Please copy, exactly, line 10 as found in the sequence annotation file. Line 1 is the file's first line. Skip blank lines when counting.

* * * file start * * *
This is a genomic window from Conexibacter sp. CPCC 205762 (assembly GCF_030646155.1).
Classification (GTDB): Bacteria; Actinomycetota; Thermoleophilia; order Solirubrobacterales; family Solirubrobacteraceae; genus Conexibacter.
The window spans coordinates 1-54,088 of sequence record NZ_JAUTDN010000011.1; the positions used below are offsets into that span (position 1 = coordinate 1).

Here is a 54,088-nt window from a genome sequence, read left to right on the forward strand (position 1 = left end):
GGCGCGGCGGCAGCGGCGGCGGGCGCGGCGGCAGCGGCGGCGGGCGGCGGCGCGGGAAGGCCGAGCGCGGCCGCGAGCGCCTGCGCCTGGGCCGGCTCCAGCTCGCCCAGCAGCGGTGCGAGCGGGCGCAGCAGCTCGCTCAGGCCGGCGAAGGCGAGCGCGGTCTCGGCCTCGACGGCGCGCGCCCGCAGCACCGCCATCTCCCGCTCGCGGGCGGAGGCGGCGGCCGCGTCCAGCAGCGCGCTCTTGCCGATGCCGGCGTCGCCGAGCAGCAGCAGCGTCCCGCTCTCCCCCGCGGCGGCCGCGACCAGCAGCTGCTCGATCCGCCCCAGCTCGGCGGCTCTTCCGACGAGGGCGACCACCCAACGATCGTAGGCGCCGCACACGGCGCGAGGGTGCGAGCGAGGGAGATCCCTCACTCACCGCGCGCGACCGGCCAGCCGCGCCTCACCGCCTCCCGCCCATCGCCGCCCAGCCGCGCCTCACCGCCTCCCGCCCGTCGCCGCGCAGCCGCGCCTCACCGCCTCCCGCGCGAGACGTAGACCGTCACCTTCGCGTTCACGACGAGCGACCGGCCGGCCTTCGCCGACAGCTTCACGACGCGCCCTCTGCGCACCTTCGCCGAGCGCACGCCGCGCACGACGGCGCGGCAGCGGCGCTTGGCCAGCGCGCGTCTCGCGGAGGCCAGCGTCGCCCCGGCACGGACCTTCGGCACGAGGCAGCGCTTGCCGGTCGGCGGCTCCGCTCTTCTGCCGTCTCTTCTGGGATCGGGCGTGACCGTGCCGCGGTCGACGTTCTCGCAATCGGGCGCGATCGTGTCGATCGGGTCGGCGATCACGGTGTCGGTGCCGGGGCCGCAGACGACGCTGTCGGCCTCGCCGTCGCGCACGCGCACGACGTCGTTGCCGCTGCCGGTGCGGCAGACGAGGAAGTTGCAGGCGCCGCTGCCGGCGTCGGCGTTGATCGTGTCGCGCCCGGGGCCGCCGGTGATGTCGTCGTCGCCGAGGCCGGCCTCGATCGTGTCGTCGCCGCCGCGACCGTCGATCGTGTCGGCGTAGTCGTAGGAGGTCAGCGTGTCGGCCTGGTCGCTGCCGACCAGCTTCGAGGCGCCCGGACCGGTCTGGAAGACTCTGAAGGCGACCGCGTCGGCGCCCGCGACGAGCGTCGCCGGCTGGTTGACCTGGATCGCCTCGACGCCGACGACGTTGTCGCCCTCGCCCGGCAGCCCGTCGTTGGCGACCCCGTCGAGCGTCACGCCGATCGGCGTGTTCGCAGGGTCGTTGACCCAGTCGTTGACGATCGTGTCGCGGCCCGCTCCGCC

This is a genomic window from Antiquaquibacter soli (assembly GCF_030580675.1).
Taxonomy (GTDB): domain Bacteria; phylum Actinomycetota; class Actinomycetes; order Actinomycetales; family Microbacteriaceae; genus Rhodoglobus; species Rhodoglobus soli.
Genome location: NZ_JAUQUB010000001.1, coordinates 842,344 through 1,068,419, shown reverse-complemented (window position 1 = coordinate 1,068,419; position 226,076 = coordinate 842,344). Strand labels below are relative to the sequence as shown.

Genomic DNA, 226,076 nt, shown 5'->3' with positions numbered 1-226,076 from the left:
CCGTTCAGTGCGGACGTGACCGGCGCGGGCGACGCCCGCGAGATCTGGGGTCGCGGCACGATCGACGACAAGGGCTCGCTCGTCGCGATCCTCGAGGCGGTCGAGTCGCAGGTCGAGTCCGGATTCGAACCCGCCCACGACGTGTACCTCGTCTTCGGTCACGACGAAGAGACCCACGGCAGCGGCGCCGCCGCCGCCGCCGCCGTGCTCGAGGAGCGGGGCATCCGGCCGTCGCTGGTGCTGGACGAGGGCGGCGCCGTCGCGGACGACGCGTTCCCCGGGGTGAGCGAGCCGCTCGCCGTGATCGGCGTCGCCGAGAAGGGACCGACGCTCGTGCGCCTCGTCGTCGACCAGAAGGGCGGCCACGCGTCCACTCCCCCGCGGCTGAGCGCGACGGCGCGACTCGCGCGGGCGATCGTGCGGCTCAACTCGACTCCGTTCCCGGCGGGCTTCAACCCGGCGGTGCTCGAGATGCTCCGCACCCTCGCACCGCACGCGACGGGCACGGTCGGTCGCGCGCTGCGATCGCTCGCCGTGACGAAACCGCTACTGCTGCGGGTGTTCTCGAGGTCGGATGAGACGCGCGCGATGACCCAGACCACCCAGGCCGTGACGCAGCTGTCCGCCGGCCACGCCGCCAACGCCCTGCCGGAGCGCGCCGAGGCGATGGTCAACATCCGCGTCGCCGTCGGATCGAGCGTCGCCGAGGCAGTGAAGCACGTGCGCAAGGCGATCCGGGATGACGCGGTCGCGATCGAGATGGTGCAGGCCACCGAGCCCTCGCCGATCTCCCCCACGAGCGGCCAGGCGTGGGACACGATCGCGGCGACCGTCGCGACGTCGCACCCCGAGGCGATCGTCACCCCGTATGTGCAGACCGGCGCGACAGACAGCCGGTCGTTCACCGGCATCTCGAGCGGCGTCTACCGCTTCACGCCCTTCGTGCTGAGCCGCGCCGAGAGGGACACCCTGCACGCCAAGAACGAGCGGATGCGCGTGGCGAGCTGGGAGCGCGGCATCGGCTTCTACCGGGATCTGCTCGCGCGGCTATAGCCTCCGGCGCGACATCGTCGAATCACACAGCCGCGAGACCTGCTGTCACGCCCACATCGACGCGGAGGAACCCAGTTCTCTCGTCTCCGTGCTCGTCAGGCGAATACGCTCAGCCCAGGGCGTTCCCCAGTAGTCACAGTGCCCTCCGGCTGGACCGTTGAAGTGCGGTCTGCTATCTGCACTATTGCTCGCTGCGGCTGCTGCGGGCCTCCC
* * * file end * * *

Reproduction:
CCGTTCAGTGCGGACGTGACCGGCGCGGGCGACGCCCGCGAGATCTGGGGTCGCGGCACGATCGACGACAAGGGCTCGCTCGTCGCGATCCTCGAGGCGGTCGAGTCGCAGGTCGAGTCCGGATTCGAACCCGCCCACGACGTGTACCTCGTCTTCGGTCACGACGAAGAGACCCACGGCAGCGGCGCCGCCGCCGCCGCCGCCGTGCTCGAGGAGCGGGGCATCCGGCCGTCGCTGGTGCTGGACGAGGGCGGCGCCGTCGCGGACGACGCGTTCCCCGGGGTGAGCGAGCCGCTCGCCGTGATCGGCGTCGCCGAGAAGGGACCGACGCTCGTGCGCCTCGTCGTCGACCAGAAGGGCGGCCACGCGTCCACTCCCCCGCGGCTGAGCGCGACGGCGCGACTCGCGCGGGCGATCGTGCGGCTCAACTCGACTCCGTTCCCGGCGGGCTTCAACCCGGCGGTGCTCGAGATGCTCCGCACCCTCGCACCGCACGCGACGGGCACGGTCGGTCGCGCGCTGCGATCGCTCGCCGTGACGAAACCGCTACTGCTGCGGGTGTTCTCGAGGTCGGATGAGACGCGCGCGATGACCCAGACCACCCAGGCCGTGACGCAGCTGTCCGCCGGCCACGCCGCCAACGCCCTGCCGGAGCGCGCCGAGGCGATGGTCAACATCCGCGTCGCCGTCGGATCGAGCGTCGCCGAGGCAGTGAAGCACGTGCGCAAGGCGATCCGGGATGACGCGGTCGCGATCGAGATGGTGCAGGCCACCGAGCCCTCGCCGATCTCCCCCACGAGCGGCCAGGCGTGGGACACGATCGCGGCGACCGTCGCGACGTCGCACCCCGAGGCGATCGTCACCCCGTATGTGCAGACCGGCGCGACAGACAGCCGGTCGTTCACCGGCATCTCGAGCGGCGTCTACCGCTTCACGCCCTTCGTGCTGAGCCGCGCCGAGAGGGACACCCTGCACGCCAAGAACGAGCGGATGCGCGTGGCGAGCTGGGAGCGCGGCATCGGCTTCTACCGGGATCTGCTCGCGCGGCTATAGCCTCCGGCGCGACATCGTCGAATCACACAGCCGCGAGACCTGCTGTCACGCCCACATCGACGCGGAGGAACCCAGTTCTCTCGTCTCCGTGCTCGTCAGGCGAATACGCTCAGCCCAGGGCGTTCCCCAGTAGTCACAGTGCCCTCCGGCTGGACCGTTGAAGTGCGGTCTGCTATCTGCACTATTGCTCGCTGCGGCTGCTGCGGGCCTCCC